Phoebe Dahl pretty much knew from the start that she wanted her fashion line — LA’s own Faircloth & Supply — to have charitable efforts in its DNA. Dahl was working as a design assistant in Amsterdam when she took her first trip to Japan and India and found her life completely changed by both the people and the fashion; when she got home, she started working on her own line in her spare time.
Once she moved to LA from Europe, she was ready to make her own line a full-time thing. A friend showed Dahl the documentary that they were working on at the time and the rest was kind of history. That doc? Girl Rising, which describes how educating girls can upend poverty in the matter of just one generation. Thus Faircloth & Supply’s philanthropic mission — for each item sold, one school uniform is donated to a girl in Nepal, through a partnership with General Welfare Pratisthan (GWP) — was shaped.
As they donate uniforms, it makes sense that the F&S look is deeply inspired by utilitarian gear — particularly that of America and Japan in the 1920s and 1930s. That translates to loose-fitting button-up pieces — dresses, jumpsuits and shirts alike — in classic, wear-anytime colors and patterns like stark white or a graphic plaid check. See also positive-thinking pieces, like the Nepal earthquake relief t-shirt made in collaboration with Amber Ibarreche (which reads “lets root for each other and watch each other grow.”)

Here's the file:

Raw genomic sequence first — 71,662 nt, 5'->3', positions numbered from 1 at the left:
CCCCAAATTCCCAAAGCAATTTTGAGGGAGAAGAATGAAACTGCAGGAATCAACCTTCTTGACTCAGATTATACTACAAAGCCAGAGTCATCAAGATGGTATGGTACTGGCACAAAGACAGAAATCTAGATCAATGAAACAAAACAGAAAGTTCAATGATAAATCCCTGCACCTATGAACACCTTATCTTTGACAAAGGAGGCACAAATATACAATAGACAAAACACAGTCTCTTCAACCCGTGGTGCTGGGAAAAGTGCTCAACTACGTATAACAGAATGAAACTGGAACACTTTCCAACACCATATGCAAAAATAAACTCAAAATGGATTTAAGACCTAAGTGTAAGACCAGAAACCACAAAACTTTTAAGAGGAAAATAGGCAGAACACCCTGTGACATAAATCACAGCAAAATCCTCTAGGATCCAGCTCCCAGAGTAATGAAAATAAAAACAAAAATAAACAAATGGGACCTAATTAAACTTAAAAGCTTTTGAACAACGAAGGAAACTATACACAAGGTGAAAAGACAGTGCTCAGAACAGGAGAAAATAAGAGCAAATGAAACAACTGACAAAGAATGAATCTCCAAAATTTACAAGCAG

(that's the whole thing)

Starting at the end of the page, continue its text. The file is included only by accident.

“Faircloth is centered mostly on the use of linen; a breathable versatile fabric, a fabric that I personally fell in love with on my own travels throughout Asia,” says Dahl. “It is such a versatile breathable fabric and has always been such a classic staple fabric in so many cultures. I want F&S to be more of staple than a passing trend.”
While Faircloth & Supply has a global outlook and reach, it’s very much an LA brand. Dahl says it’s exciting to be a part of a growing scene, where consciousness is key and camaraderie is not in short supply. All the goods are made locally, which is super important to Dahl. And the overarching look is in-line with the F&S vibe. “LA tends to lean more on the side of casual chic street wear, which makes it fun to be a designer here,” she says. “You get to make clothes that are comfortable and meant to be worn.”
The team’s been busy designing new collections — Himalayan Sea Salt, the S/S line inspired by Japanese and French work wear; a new collection of unisex basics out this month — Dahl’s got her sights on another kind of expansion. “I would love to take what we have in Nepal and spread it to other countries,” she says. “I would love to continue to help educate girls, as well as bring people together through fashion. It’s really motivating to see the fashion world slowly shifting to be more conscious of clothing and the appreciation people show for ethical brands.”